Development of central venous stenosis leads to increase in arteriovenous pressure at the dialysis access site. The resultant venous hypertension causes significant local morbidity by causing extremity, neck, and chest swelling. The initial management strategies were either surgical ligation of the fistula followed by abandonment of dialysis access site or open surgical repair of the central veins. Despite having high primary patencies at 1 year (80-86%), surgical methods carried high morbidity.[18],[19] In the 1980s, evaluation of various endovascular methods was started for treating central venous stenosis.[20]

At present, endovascular treatment is the treatment of choice for CVD. The various endovascular methods used are balloon angioplasty, stenting, and, more recently, cutting balloon angioplasty. The optimal management strategy is still not clear. Primary stenting has been advocated by some for the treatment of CVD,[9],[21] while others have advocated balloon angioplasty as the primary treatment, reserving stenting for treatment failure or restenosis.[10],[12],[22]

In this retrospective study, we have reported our initial experience in endovascular treatment of CVD in patients having ipsilateral dialysis access.

Initial technical success rate in our case series was 81.8%. In both cases of technical failure, the guidewire could not be negotiated through completely occluded venous segment in the right brachiocephalic vein. For PTA, technical success rate ranging from 70 to 90% has been reported in the literature.[3],[10],[11],[12],[23],[24],[25] Very high technical success rates have been reported for bare metallic stenting in the literature, ranging from 90 to 100%.[8],[9],[22],[26],[27],[28]

We performed only PTA in two patients [Figure 6]. No immediate complications were encountered. Both the patients presented with restenosis. Mean intervention-free period in these patients was 3.5 months (2-5 months). Elastic recoil is thought to be the cause for early recurrence in patients undergoing PTA.[29] In previous studies, primary patency rates for PTA ranged from 23 to 55% at 6 months and from 12 to 50% at 12 months. Cumulative patency rates range from 29 to 100% and from 13 to 100% at 6 and 12 months, respectively.[3], 10, [23],[24],[25]
Figure 6: Flowchart showing follow-up of patients with primary and secondary endovascular procedures

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In the remaining seven patients, PTA with stenting was performed [Figure 6]. We used self-expanding nitinol stent. Though nitinol stents are known to provide greater flexibility and resistance against kinking, in two previous studies, no significant difference was found between the patencies of wallstents and nitinol-based stents.[7],[30] However, in another study, nitinol stents provided better patency rates than wallstents.[31] More recently, covered stents have also been utilized for treatment of central venous stenosis. High technical success rate with favorable outcomes have been reported in the limited literature available on the efficacy of covered stents.[32],[33],[34],[35] Thus, covered stents appear to be an effective endovascular treatment option. However, their cost remains the limiting factor and cost/benefit analysis should be considered.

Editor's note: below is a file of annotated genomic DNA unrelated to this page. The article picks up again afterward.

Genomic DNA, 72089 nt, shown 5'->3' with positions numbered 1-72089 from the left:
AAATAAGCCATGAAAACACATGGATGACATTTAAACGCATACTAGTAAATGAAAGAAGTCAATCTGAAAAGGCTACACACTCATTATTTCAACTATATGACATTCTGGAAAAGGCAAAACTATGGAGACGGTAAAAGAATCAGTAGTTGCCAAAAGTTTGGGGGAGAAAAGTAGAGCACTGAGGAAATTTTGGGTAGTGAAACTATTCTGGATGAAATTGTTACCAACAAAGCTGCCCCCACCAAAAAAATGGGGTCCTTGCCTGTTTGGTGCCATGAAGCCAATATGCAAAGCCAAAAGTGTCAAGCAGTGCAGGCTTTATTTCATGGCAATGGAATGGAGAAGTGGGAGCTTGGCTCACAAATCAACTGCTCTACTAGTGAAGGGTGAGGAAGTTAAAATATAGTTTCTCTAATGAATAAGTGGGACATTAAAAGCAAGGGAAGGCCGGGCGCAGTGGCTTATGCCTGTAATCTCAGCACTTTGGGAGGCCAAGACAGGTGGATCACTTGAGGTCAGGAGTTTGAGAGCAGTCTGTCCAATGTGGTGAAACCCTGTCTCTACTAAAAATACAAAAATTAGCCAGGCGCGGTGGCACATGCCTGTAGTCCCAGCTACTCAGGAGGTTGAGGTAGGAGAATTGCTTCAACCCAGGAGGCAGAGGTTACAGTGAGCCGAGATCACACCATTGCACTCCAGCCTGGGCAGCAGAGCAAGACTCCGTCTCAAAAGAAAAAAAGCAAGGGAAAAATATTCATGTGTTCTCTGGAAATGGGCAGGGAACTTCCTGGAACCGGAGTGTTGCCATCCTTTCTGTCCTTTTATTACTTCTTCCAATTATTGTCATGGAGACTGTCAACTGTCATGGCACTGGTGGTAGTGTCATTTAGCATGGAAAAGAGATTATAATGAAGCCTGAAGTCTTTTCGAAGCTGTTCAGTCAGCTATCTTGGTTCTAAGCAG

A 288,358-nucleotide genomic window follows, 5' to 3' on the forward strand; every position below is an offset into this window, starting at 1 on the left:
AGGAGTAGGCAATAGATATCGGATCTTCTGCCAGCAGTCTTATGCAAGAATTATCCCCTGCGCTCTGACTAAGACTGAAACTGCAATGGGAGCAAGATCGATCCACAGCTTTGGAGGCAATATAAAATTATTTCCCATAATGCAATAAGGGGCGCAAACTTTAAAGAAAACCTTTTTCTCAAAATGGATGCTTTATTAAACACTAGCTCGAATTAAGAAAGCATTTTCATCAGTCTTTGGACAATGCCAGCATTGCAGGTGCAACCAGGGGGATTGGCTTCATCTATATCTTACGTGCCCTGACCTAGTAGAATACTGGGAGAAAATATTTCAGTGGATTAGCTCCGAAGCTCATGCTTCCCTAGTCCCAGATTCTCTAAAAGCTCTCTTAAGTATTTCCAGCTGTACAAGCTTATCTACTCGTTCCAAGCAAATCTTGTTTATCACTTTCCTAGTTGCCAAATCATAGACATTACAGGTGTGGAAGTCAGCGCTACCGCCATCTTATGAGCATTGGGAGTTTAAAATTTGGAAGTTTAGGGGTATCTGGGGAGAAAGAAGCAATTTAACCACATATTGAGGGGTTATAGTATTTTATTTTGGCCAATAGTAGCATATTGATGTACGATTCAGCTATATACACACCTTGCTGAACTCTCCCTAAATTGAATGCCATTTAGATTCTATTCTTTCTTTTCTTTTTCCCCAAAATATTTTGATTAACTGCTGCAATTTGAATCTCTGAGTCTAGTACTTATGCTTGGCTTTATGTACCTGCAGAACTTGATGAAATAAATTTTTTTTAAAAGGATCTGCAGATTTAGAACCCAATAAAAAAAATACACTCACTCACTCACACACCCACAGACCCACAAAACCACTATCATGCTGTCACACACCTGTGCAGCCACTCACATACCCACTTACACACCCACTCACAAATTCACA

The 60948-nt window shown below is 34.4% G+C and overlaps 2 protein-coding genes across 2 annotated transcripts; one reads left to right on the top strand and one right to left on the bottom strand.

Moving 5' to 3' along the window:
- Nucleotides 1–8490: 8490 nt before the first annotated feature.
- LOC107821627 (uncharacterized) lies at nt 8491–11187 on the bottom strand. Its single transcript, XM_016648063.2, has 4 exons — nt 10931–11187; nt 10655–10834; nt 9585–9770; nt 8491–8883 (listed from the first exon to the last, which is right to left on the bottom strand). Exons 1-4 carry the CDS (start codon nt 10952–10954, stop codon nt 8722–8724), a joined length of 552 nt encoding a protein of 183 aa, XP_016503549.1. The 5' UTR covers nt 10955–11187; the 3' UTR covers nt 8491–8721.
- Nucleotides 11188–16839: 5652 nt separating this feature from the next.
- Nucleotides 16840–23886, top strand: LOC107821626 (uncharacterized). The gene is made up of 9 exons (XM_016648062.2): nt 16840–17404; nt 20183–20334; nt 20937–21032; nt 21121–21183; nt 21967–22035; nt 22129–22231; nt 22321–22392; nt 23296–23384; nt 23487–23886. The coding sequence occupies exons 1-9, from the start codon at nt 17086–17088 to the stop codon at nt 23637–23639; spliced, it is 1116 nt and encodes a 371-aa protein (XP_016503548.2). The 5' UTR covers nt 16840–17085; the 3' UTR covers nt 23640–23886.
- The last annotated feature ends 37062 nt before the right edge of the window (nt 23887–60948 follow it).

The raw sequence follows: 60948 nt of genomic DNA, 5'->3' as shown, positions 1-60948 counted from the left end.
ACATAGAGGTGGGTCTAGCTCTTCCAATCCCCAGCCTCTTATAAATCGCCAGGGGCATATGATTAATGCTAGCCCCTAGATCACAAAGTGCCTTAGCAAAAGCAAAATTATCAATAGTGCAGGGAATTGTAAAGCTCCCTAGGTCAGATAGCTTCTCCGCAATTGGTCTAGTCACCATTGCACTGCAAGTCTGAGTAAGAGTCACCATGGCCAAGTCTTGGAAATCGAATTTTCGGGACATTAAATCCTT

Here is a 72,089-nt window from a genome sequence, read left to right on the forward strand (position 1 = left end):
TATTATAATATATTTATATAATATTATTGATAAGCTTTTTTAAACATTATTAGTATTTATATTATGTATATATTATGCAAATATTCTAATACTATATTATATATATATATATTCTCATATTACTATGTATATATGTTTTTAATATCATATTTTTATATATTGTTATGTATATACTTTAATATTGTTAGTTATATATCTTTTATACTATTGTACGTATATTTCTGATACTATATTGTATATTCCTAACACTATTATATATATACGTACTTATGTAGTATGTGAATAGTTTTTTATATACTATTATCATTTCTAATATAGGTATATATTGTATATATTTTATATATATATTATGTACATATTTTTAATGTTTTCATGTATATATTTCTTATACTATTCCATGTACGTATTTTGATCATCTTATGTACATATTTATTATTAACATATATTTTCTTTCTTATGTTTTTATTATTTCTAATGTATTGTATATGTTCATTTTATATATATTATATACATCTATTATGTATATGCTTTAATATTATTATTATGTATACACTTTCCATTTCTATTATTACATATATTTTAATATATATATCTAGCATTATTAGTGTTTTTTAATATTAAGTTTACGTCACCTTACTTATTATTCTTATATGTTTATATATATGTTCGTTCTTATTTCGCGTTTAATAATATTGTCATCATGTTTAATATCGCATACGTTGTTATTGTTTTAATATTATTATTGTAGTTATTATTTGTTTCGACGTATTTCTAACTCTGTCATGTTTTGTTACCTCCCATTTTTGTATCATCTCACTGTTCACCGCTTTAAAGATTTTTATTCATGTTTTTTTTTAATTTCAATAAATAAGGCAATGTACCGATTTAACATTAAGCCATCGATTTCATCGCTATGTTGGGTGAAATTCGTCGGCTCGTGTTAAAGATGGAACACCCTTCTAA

Three out of seven patients who underwent PTA with stenting presented with restenosis. Time for reintervention ranged from 1 to 8 months (mean 4.33 months). On diagnostic venography, two patients had recurrence at the margin of the stent (edge stenosis), while one patient had in-stent stenosis. Repeat PTA with (n = 1) or without stenting (n = 2) was done in all three patients. Hemodynamic stress and turbulence due to high blood flow in AVF has been implicated in causing intimal hyperplasia, thereby leading to stent restenosis.[36] With bare metallic stenting, primary patency rates of 63-100% at 3 months, 42-89% at 6 months, and 14-73% at 12 months have been reported. Cumulative patency rates range from 72 to 100%, from 55 to 100%, and from 31 to 97% at 3, 6, and 12 months, respectively.[8],[9],[11],[22],[26],[27],[28],[37]

Delayed complication of stent fracture was also seen in one case.

Our study had certain limitations. Firstly, it was a non-randomized retrospective study. Secondly, the number of patients was very less with inadequate follow-up. Thus, patency rates could not be calculated. However, we have reported only our initial experience and further studies for longer time duration and with a larger sample size will be needed to assess long-term outcomes in the Indian population.


   Conclusion Top


To conclude, the endovascular treatment is an effective and safe method for treatment of CVD in patients undergoing hemodialysis. It has a high technical success rate without significant morbidity or mortality. However, multiple reinterventions are required for treatment of restenosis.

Financial support and sponsorship

Nil.

Conflicts of interest

There are no conflicts of interest.

 
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Correspondence Address:
Mukesh K Yadav
Department of Radiodiagnosis and Imaging, Post Graduate Institute of Medical Education and Research, Chandigarh - 160 012, Punjab and Haryana
India
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Source of Support: None, Conflict of Interest: None


DOI: 10.4103/0971-3026.169463